Blogfan Benjie will most likely appreciate this more than anyone, but here goes anyway.

The first and foremost thrash metal band Slayer changed my life. Actually, I have always classified Slayer as "black" metal, due to their Satanic approach to metal. They are also classified as "death metal".

Oh, I can see I'm going to be proud of this post!

Let me first begin by saying this was dredged from the recesses of my mind by a post over at the music blog Jefitoblog,

who will occasionally drop a dissertation called "The Complete Idiot's Guide to (insert band name here)". These posts are among my faves of his, which help secure his spot on my sidebar as a top music blog.

I often listen/download some of the sample tracks he hosts, songs I may have never heard, or realized existed, as was the case with his guide to ZZ Top.

This week, he surprised me, as well as many of his readers, with a lengthy analysis of the band Slayer. Before one scoffs, Slayer just won the Grammy for Best Metal Performance, and are considered as one of the cornerstones of American Heavy Metal. (See guitarist Kerry King discussing the Grammy win here).

Let us rewind to the early 1980s. I was a pimply little dork who started digging metal with the purchase of Mötley Crüe's Too Fast for Love, the Scorpions' Blackout, Judas Priest's Screaming for Vengeance.

Metallica, Iron Maiden, and Anthrax soon followed.

I hung out with my pal Chris at his dad's metal record store "The Cavern" which was behind a Jack in the Box kitty-corner to the Blaisdell Arena in Honolulu.

We were exposed to all sorts of metal there. I still remember being in the Cavern when someone handed me Megadeth's Killing is My Business ... And Business is Good! and said "This is the hottest shit since sliced bread." It was the first time I ever heard that expression, and I will always associate it with the sound of Dave Mustaine's guitar.

Chris, liked the harder, darker stuff. He loved Slayer and insisted that the speed of their guitar work was unparallelled. I tried to get into Slayer, and could tolerate them on a basic level, but once I tried to grasp their lyrics, I hit a wall. I was a slightly bigger fan of the band Venom,
Slayer's just-as-satanic but less serious (at least to me) and less successful counterparts.

When I left for California in June of 1984, I had my music with me, cassettes and LPs, and I had the address of a girl I had met at a school dance in May. And I think I had her picture too.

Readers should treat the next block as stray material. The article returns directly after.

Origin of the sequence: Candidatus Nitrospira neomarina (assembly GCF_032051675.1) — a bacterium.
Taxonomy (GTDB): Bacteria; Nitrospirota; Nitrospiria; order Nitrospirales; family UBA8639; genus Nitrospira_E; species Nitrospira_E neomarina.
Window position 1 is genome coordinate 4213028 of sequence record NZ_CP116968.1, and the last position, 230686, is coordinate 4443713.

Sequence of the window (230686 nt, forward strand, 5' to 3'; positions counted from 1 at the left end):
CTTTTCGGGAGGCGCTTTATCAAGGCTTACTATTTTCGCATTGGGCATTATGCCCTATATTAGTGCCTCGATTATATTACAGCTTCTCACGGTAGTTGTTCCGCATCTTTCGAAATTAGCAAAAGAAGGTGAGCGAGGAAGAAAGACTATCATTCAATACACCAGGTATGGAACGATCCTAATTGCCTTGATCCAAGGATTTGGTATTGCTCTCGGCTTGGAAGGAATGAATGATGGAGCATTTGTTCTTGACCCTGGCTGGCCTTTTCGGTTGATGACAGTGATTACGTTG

Her name was Alicia and she was the daughter of a judge in Hawaii. And she seemed to like me, which, at the age of 16, turning 17, was quite unusual for me.

We exchanged several letters, pictures, that sort of innocent early '80s stuff dorky guys like me thought were the standard things to do. I thought I had a girlfriend and I looked forward to coming home each day from my job scooping ice cream at Thrifty Drug Store, seeing if there was a letter for me, in those barbarian pre-e-mail dark ages.

And I listened to my metal. It undoubtedly drove my father and step-mother crazy. I taught my little sister (age 3) to sing the chorus to Great White's "On Your Knees". And then there was Slayer and Venom. I was conflicted. My letters to Alicia were therapeutic. I rambled about the intricacies of metal, and the difficulty I had reconciling liking the music with my distaste for the lyrics (see Slayer's "Necrophiliac" or listen, if you dare: (mp3) via Jefitoblog). I vented. I spewed angst. I was clueless.

And somewhere, mid-summer, Alicia's letters stopped coming. Memory fails me, and I don't remember any phone conversations. It seems incomprehensible that I wouldn't have had her phone number, and that we wouldn't have spoken occasionally from across the Pacific. I don't recall any of it, if we did.

August rolled around and there were distractions enough. I was in Rancho Palos Verdes, a suburb of L.A., and there were 16 days of excitement as the world converged on the City of Angels for the Summer Olympics. I'll just gloss over the embarrassing crush I had on Mary Lou Retton.

I remember an epiphany as I mulled over the silence drifting east from the Hawaiian Islands. Maybe I shouldn't have expounded on the intricacies of satanic bands like Slayer and Venom to a girl who most likely considered "heavy metal" to be bands like Ratt and Night Ranger.

The story ends abruptly. I returned to Hawai'i with minimal expectations. Yet, I still attempted to reestablish some form of contact with what had once been a very promising candidate for Girlfriend.

Alas, I was a young, clueless lad, with a poetic streak, a passion for metal, and a bad haircut. If Alicia and I spoke upon my return to the Aloha State, the conversation has been filed away in deep memory storage, like the ark of the covenant at the end of Raiders of the Lost Ark.

I will defer to reader Benjie, who recalled for me a conversation he had with Alicia's mother many years later. Amazingly, despite the fact that Alicia and I had never gone out, really, I had made quite an impression. I believe the consensus was that I was too "intense" for her. An allusion was made to the music. Ben, feel free to add your spin to this sad, pathetic tale.

I can picture in my mind, a young girl of 16 or 17, in what was surely a very nice home, reading the letter in her bedroom. There would be stuffed animals on her bed. My missive makes her frown. She goes to an Episcopalian private school. My candid discussion of Slayer's song lyrics makes her uncomfortable. That night, she goes to her mother and reads her my letter. Maternal advice is dispensed. That is all. Yet the judge remembers me.